Two American citizens were wounded in the attack, Blinken said. He said the killings emphasize "the threat from terrorism that Israel and Israelis face every single day. And like you, my heart goes out to the victims of this attack."

People visit the scene after a shooting attack near a bus stop on Thursday in Jerusalem. The shooting left three dead and 16 wounded, according to authorities.
Amir Levy / Getty Images
Getty Images
People visit the scene after a shooting attack near a bus stop on Thursday in Jerusalem. The shooting left three dead and 16 wounded, according to authorities.

Surveillance video from the attack shows two gunmen exiting a car and firing on a group of civilians waiting at a bus stop. A police statement, quoting medical sources, said three civilians were killed and 16 injured, by two assailants of East Jerusalem armed with an M-16 rifle and a handgun. It said the two "were neutralized on the scene shortly after the attack by two off-duty (Israel Defense Forces) soldiers and another civilian who fired at them."

In a statement afterward, the Hamas military wing claimed "full responsibility" for the attack and said it was a response to the deaths of Palestinian women and children in Gaza and the West Bank since Oct. 7.

In a statement posted on X (formerly Twitter), Netanyahu offered condolences to the families of the victims and said his government would expand its efforts to distribute weapons to Israeli civilians.

Also on X, war cabinet minister Benny Gantz said the bus stop attack "is further proof of our obligation to continue to fight with strength and determination against murderous terrorism, which threatens our citizens. In Jerusalem, Gaza, in Judea and Samaria, and everywhere," he wrote. Judea and Samaria are biblical names often used in Israel to refer to the West Bank.

On Wednesday, Palestinian officials said Israeli troops killed an 8-year-old and a 15-year-old during a raid on the Palestinian city of Jenin. Israel's military says it killed two militants in the raid.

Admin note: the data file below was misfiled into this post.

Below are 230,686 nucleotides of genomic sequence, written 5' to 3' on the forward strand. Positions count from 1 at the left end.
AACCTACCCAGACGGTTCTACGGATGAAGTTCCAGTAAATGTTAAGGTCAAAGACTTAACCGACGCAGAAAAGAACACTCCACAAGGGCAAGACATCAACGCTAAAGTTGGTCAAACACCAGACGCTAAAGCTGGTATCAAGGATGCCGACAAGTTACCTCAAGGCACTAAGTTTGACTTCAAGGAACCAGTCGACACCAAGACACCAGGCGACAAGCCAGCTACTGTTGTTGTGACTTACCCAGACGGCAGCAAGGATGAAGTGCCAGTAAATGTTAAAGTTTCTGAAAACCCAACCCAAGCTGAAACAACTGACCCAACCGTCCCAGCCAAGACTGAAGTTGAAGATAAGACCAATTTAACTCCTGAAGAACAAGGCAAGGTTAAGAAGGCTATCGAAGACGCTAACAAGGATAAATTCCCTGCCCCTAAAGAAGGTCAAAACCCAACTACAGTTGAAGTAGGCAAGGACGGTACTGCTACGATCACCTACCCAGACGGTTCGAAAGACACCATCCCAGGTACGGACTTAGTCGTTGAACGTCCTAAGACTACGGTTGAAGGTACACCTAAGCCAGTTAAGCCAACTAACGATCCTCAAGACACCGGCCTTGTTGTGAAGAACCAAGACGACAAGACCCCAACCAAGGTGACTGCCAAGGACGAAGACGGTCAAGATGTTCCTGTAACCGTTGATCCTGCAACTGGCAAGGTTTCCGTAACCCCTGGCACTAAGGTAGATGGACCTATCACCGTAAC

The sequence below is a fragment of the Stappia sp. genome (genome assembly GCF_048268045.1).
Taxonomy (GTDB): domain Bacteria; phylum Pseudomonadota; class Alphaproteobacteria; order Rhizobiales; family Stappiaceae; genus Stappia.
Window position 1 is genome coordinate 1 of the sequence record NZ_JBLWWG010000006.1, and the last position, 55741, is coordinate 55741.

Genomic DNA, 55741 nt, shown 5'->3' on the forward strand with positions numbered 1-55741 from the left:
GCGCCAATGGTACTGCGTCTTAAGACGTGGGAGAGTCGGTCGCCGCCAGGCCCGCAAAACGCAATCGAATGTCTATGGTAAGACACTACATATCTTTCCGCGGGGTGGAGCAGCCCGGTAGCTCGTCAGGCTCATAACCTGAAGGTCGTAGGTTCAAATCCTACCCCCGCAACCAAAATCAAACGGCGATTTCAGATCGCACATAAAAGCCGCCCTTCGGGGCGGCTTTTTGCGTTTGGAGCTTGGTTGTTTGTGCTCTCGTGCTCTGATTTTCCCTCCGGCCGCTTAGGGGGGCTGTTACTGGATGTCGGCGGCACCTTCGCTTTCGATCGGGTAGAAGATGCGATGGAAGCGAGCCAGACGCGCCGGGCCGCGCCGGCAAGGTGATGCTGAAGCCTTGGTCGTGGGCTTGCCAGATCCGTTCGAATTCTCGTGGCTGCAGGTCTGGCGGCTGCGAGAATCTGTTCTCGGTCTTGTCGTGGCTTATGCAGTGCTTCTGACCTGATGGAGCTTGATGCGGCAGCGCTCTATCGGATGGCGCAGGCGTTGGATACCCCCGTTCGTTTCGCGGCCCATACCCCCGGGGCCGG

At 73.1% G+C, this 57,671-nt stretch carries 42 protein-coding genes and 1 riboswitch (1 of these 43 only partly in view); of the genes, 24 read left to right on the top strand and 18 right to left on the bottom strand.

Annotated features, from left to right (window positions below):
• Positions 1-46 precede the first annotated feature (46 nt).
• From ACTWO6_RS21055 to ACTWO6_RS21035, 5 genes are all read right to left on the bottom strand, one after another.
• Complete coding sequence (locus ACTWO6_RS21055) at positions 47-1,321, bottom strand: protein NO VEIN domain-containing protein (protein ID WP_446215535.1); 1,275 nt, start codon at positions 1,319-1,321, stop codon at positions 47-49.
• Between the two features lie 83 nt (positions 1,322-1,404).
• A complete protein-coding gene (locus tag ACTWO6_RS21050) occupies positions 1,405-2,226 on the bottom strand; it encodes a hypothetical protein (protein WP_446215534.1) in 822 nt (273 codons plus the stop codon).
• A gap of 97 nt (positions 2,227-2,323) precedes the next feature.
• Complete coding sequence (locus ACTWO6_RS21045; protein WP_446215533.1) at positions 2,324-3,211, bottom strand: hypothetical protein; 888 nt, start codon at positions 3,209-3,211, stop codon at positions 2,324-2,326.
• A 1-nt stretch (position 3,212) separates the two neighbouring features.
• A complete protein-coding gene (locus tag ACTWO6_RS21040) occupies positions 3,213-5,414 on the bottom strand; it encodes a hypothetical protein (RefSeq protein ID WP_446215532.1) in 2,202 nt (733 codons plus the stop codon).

U.N. chief says that Gaza aid is 'inadequate'

In Gaza, where the week-long pause has temporarily halted Israel's relentless air-and-ground campaign against Hamas, at least 13,300 Palestinians have been killed since Oct. 7, according to Gaza's health ministry.

While the cease-fire has allowed desperately needed aid to reach many Gazans, United Nations Secretary-General António Guterres said Wednesday that the delivery of aid "remains completely inadequate to meet the huge needs of more than two million people."

The U.N. Office for the Coordination of Humanitarian Affairs (OCHA) said in its latest update that aid convoys, which had been unable to reach areas north of an informal line bisecting Gaza, continued through Wednesday.

It said that the Palestine Red Crescent Society and UNRWA, the U.N. relief agency that oversees the Palestinian territories, "delivered food and non-food items, medical supplies, and fuel to shelters hosting internally displaced persons (IDPs), as well as to warehouses and hospitals. The latter included two hospitals in Gaza city, Al Ahli and As Sahaba, which received a total 10,500 liters (nearly 2,800 gallons) of fuel, enough to operate generators for about seven days."

Aid distribution in areas of south Gaza, where the majority of internal displaced people are staying, include fuel for hospitals, water and sanitation facilities, as well as cooking gas that "has been entering daily from Egypt since the start of the pause," OCHA said.

NPR's Scott Neuman and Daniel Estrin reported from Tel Aviv. NPR's Becky Sullivan reported from Washington, D.C. contributed to this story

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Scott Neuman is a reporter and editor, working mainly on breaking news for NPR's digital and radio platforms.
Daniel Estrin is NPR's international correspondent in Jerusalem.
Becky Sullivan has reported and produced for NPR since 2011 with a focus on hard news and breaking stories. She has been on the ground to cover natural disasters, disease outbreaks, elections and protests, delivering stories to both broadcast and digital platforms.